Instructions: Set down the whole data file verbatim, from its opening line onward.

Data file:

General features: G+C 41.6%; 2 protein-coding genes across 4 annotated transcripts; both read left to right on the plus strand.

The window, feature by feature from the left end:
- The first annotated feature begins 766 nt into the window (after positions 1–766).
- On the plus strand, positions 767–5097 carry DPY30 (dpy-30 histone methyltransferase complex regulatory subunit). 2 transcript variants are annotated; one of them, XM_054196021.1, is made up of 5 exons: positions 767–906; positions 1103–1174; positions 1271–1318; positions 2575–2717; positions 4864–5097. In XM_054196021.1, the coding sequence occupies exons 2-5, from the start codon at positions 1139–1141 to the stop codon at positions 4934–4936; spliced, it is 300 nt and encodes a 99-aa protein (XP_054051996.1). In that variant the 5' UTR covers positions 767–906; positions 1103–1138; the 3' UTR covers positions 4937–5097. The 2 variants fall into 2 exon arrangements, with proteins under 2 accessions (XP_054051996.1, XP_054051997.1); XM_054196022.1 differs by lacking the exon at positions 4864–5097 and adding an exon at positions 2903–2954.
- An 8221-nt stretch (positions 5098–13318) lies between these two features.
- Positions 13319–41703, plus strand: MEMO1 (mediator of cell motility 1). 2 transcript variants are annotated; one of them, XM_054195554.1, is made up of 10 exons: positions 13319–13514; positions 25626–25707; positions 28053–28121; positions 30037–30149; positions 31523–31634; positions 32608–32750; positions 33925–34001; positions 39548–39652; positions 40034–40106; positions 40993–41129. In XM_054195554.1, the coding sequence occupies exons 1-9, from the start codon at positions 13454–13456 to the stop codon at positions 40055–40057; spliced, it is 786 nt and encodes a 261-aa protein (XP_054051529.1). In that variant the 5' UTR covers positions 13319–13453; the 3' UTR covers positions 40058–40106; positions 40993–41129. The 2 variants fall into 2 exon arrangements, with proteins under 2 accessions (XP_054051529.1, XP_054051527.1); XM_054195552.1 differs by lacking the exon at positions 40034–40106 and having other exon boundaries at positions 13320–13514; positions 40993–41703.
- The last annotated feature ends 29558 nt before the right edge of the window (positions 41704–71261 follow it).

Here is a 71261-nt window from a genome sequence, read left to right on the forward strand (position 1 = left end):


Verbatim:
General features: G+C 41.6%; 2 protein-coding genes across 4 annotated transcripts; both read left to right on the plus strand.

The window, feature by feature from the left end:
- The first annotated feature begins 766 nt into the window (after positions 1–766).
- On the plus strand, positions 767–5097 carry DPY30 (dpy-30 histone methyltransferase complex regulatory subunit). 2 transcript variants are annotated; one of them, XM_054196021.1, is made up of 5 exons: positions 767–906; positions 1103–1174; positions 1271–1318; positions 2575–2717; positions 4864–5097. In XM_054196021.1, the coding sequence occupies exons 2-5, from the start codon at positions 1139–1141 to the stop codon at positions 4934–4936; spliced, it is 300 nt and encodes a 99-aa protein (XP_054051996.1). In that variant the 5' UTR covers positions 767–906; positions 1103–1138; the 3' UTR covers positions 4937–5097. The 2 variants fall into 2 exon arrangements, with proteins under 2 accessions (XP_054051996.1, XP_054051997.1); XM_054196022.1 differs by lacking the exon at positions 4864–5097 and adding an exon at positions 2903–2954.
- An 8221-nt stretch (positions 5098–13318) lies between these two features.
- Positions 13319–41703, plus strand: MEMO1 (mediator of cell motility 1). 2 transcript variants are annotated; one of them, XM_054195554.1, is made up of 10 exons: positions 13319–13514; positions 25626–25707; positions 28053–28121; positions 30037–30149; positions 31523–31634; positions 32608–32750; positions 33925–34001; positions 39548–39652; positions 40034–40106; positions 40993–41129. In XM_054195554.1, the coding sequence occupies exons 1-9, from the start codon at positions 13454–13456 to the stop codon at positions 40055–40057; spliced, it is 786 nt and encodes a 261-aa protein (XP_054051529.1). In that variant the 5' UTR covers positions 13319–13453; the 3' UTR covers positions 40058–40106; positions 40993–41129. The 2 variants fall into 2 exon arrangements, with proteins under 2 accessions (XP_054051529.1, XP_054051527.1); XM_054195552.1 differs by lacking the exon at positions 40034–40106 and having other exon boundaries at positions 13320–13514; positions 40993–41703.
- The last annotated feature ends 29558 nt before the right edge of the window (positions 41704–71261 follow it).

Here is a 71261-nt window from a genome sequence, read left to right on the forward strand (position 1 = left end):